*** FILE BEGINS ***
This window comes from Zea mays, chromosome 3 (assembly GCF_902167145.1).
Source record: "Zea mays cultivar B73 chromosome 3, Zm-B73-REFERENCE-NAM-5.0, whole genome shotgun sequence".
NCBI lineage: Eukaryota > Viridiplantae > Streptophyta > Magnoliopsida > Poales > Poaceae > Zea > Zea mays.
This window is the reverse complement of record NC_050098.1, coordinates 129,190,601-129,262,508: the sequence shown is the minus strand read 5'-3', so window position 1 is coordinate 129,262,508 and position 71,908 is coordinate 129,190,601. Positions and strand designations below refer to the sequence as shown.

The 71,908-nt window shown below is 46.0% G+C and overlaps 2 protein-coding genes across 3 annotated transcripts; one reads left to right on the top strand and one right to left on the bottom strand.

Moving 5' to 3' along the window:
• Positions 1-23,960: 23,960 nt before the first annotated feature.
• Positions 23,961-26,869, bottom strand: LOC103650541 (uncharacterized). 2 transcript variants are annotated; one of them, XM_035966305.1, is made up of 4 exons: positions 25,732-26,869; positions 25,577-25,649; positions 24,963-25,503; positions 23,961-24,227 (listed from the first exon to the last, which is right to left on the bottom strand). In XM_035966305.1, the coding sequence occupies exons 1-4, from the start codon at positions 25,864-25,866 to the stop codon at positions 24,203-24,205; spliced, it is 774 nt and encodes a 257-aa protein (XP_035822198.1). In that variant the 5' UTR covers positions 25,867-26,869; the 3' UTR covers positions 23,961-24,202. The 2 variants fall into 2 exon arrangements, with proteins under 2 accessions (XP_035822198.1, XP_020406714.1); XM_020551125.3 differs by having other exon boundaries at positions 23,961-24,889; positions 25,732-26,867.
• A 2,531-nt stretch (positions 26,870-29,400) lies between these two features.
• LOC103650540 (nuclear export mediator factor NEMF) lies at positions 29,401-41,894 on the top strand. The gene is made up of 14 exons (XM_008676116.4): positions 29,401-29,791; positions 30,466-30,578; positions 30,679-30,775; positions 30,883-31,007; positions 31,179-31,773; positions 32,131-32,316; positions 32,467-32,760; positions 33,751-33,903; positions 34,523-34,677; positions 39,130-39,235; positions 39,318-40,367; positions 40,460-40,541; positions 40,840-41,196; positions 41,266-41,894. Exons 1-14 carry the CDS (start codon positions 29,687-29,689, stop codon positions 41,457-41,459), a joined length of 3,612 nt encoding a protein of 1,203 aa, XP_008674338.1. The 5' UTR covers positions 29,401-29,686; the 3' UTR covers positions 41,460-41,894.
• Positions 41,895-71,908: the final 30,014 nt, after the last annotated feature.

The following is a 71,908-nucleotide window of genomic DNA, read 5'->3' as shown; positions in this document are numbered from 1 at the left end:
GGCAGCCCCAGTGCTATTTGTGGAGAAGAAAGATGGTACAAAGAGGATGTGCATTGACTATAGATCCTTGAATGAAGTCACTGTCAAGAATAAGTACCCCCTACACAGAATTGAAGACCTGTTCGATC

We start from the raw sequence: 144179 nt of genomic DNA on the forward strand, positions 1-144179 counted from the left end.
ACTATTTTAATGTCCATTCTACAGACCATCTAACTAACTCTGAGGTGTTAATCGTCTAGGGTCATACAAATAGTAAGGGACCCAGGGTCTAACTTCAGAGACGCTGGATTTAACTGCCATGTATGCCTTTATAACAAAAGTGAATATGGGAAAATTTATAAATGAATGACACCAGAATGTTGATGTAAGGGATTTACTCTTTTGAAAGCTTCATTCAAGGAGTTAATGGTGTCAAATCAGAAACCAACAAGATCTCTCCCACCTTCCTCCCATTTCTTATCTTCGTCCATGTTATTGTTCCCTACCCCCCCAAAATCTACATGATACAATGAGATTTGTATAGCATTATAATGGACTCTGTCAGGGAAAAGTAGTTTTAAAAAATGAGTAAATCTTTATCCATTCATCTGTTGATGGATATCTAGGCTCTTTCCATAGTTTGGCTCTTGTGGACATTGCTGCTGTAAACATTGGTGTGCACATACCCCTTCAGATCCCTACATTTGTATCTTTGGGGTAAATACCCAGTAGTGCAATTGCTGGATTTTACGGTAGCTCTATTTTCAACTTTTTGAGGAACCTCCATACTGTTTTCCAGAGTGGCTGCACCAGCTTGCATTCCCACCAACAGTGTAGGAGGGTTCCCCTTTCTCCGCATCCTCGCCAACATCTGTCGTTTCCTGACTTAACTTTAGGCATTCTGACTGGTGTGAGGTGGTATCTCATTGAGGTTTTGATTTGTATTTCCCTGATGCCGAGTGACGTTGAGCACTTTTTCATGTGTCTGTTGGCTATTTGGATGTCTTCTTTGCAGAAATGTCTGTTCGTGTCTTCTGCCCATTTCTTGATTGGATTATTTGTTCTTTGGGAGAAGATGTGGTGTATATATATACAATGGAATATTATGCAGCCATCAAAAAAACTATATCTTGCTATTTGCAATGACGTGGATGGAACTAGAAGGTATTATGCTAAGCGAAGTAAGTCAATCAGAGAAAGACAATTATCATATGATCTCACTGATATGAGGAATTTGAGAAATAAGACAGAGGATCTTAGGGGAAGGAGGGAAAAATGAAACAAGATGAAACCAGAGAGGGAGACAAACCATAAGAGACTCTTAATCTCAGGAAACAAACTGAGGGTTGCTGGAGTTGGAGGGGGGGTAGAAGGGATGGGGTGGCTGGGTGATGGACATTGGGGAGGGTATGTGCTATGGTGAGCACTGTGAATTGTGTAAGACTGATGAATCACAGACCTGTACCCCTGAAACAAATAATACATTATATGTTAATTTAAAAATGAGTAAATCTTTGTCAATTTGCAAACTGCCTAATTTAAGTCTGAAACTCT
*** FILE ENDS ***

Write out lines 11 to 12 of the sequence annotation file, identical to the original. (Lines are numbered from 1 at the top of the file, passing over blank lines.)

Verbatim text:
• Positions 41,895-71,908: the final 30,014 nt, after the last annotated feature.

The following is a 71,908-nucleotide window of genomic DNA, read 5'->3' as shown; positions in this document are numbered from 1 at the left end: